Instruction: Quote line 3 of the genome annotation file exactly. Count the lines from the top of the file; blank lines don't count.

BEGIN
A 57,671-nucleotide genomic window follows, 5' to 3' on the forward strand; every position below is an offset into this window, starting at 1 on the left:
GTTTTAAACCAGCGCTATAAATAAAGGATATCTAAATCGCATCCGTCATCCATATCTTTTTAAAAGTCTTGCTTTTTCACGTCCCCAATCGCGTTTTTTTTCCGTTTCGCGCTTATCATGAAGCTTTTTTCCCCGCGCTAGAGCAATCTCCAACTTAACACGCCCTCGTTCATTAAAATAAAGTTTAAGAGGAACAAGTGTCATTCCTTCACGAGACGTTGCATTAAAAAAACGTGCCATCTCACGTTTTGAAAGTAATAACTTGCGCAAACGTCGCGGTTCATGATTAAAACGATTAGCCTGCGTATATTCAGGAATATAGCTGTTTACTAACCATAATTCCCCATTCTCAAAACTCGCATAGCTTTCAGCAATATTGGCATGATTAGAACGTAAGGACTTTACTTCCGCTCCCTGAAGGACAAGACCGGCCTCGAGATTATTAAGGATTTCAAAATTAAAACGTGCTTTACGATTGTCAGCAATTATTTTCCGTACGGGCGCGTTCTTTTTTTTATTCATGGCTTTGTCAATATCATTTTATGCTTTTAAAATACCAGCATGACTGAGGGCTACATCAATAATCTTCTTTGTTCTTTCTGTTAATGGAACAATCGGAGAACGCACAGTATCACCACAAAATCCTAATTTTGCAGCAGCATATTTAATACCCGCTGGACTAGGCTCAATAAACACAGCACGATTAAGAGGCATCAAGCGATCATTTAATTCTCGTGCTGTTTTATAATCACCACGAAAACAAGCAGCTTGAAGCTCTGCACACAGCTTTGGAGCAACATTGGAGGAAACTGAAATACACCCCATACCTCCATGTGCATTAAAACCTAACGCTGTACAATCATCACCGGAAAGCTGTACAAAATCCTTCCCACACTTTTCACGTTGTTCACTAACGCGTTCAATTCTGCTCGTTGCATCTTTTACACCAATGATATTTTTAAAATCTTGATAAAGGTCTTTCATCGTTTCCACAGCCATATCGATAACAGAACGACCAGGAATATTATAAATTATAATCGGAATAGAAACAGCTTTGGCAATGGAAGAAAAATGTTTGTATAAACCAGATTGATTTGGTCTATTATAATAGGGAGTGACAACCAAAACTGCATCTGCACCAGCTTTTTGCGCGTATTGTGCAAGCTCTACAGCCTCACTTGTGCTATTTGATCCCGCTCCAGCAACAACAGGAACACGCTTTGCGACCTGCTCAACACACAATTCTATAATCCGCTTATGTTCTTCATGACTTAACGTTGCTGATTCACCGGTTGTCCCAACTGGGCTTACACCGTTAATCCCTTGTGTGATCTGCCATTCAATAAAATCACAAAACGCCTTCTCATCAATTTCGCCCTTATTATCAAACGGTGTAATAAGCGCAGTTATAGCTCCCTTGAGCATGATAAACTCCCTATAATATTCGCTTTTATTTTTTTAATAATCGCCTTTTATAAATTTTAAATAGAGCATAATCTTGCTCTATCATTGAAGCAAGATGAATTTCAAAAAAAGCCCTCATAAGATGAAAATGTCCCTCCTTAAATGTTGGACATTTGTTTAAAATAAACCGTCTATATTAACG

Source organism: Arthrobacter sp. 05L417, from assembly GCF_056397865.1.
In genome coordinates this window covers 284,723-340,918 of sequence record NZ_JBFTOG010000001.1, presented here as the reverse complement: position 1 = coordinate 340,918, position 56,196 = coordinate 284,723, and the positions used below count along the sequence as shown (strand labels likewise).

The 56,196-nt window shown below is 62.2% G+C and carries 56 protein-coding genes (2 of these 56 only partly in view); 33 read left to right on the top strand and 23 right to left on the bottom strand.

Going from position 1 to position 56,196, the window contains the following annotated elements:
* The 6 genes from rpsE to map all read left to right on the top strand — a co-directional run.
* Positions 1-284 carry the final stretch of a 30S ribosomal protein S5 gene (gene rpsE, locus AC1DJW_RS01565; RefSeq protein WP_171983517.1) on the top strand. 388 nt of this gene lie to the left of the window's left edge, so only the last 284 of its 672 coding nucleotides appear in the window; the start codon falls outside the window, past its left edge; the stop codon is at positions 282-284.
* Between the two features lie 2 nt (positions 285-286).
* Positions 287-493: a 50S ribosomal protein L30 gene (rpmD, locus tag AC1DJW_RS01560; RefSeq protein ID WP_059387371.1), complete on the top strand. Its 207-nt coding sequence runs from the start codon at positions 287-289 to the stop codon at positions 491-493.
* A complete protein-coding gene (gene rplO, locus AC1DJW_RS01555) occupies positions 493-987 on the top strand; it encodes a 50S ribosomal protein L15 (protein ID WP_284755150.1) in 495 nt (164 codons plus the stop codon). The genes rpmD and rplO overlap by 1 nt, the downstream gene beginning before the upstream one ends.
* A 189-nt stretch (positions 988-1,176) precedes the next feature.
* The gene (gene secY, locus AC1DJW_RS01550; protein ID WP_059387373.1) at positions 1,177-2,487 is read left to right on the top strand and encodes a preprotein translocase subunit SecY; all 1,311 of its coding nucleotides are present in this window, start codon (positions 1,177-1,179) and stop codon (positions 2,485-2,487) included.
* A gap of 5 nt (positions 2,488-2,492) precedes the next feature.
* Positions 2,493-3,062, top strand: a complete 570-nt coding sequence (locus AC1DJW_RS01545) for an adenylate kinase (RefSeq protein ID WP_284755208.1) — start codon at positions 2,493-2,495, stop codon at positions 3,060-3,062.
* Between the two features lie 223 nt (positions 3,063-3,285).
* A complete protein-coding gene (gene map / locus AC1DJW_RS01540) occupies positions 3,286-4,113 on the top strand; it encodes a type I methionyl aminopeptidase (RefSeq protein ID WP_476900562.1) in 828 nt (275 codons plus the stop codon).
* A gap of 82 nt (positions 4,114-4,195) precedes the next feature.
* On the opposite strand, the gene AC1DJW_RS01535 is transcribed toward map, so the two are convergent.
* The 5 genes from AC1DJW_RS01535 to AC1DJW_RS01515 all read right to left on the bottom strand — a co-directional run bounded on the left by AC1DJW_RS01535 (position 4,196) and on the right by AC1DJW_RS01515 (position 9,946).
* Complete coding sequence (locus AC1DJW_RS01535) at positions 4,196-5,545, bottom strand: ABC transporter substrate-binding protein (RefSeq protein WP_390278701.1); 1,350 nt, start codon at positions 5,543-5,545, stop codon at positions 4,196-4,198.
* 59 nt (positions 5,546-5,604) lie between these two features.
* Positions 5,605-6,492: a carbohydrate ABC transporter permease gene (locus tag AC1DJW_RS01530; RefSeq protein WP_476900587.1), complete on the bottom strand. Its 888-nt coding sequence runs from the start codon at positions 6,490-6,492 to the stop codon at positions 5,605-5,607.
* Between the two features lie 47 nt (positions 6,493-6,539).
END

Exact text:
Source organism: Arthrobacter sp. 05L417, from assembly GCF_056397865.1.